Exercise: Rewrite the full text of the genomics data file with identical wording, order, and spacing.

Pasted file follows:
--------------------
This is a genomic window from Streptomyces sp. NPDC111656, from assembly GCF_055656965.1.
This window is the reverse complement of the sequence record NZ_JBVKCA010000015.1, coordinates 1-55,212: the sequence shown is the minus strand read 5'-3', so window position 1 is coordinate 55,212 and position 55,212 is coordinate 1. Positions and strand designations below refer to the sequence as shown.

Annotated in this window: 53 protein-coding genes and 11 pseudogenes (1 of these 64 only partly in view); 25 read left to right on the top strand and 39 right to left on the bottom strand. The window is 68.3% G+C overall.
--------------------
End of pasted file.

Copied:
This is a genomic window from Streptomyces sp. NPDC111656, from assembly GCF_055656965.1.
This window is the reverse complement of the sequence record NZ_JBVKCA010000015.1, coordinates 1-55,212: the sequence shown is the minus strand read 5'-3', so window position 1 is coordinate 55,212 and position 55,212 is coordinate 1. Positions and strand designations below refer to the sequence as shown.

Annotated in this window: 53 protein-coding genes and 11 pseudogenes (1 of these 64 only partly in view); 25 read left to right on the top strand and 39 right to left on the bottom strand. The window is 68.3% G+C overall.